All of this changed the character of coastal towns, although the sun and warm ocean waters continued to draw people: the Costa Brava, Costa Blanca, Costa del Sol, Costa Verde, Costa de la Luz, to name a few in Spain (figure 1.3). Florida is a lot like Spain's Mediterranean coast, drawing people from New York and New Jersey first to vacation and then, often, to relocate permanently. The beaches in Florida have always been magnets, but they are getting narrower in many areas due to the effects of jetty construction at inlets. Miami is also building higher and higher, as if trying to outpace the increasing rate of sea-level rise.


Excerpted from Coasts in Crisis by Gary Griggs. Copyright © 2017 Gary Griggs. Excerpted by permission of UNIVERSITY OF CALIFORNIA PRESS.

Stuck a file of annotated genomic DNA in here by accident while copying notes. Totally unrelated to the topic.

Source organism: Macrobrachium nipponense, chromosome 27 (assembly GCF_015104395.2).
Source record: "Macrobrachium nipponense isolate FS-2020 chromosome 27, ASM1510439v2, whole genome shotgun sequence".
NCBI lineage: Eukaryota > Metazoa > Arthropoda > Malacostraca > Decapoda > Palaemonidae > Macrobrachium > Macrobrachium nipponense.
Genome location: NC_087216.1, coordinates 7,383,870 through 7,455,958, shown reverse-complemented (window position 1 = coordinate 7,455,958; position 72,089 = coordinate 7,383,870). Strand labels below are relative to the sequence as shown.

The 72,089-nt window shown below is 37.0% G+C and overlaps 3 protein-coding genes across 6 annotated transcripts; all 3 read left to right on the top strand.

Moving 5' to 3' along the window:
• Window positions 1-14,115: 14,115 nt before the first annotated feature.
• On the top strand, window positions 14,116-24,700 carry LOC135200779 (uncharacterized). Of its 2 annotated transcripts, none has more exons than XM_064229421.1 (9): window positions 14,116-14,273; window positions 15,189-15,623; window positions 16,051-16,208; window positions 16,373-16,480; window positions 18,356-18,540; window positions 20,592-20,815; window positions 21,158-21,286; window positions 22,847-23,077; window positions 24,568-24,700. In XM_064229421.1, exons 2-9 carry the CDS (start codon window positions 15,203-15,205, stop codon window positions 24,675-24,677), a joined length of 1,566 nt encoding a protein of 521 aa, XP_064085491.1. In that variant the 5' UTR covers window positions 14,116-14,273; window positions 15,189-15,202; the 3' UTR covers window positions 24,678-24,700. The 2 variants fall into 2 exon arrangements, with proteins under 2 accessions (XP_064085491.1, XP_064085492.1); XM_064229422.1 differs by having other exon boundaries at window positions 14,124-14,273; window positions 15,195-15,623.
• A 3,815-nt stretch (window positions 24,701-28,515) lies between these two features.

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Table of Contents

Preface xi

Acknowledgments xiv

Part 1 Introduction to Humans and Coasts 1

1 Human Settlement of the Coastal Zone 3

Part 2 Natural Processes and Hazards Affecting Coastal Regions 21

2 Coastal Tectonics and Hazards 23

3 Tropical Cyclones, Hurricanes, and Typhoons 51

4 Storms, Waves, Coastal Erosion, and Shoreline Retreat 73

5 Climate Change and Sea-Level Rise 96

Part 3 Impacts of Human Activities on Coasts 119

6 Marine Pollution 121

7 Plastic and Marine Debris 141

8 Petroleum and the Coastal Zone 154

9 Coastal Power Plants 180

10 Renewable Energy from the Coastal Zone 201

11 Groundwater and Petroleum Withdrawal: Subsidence and Seawater Intrusion 221

12 Desalination: Fresh Water from the Ocean 235

13 Carbon Dioxide, Climate Change, and Ocean Acidification 253

14 Coral Reefs and Threats to Their Health and Survival 266

15 Fishing, Overfishing, and Aquaculture 285

16 Aquatic Invasive Species 305

17 Sand, Dams, and Beaches 320

Index 339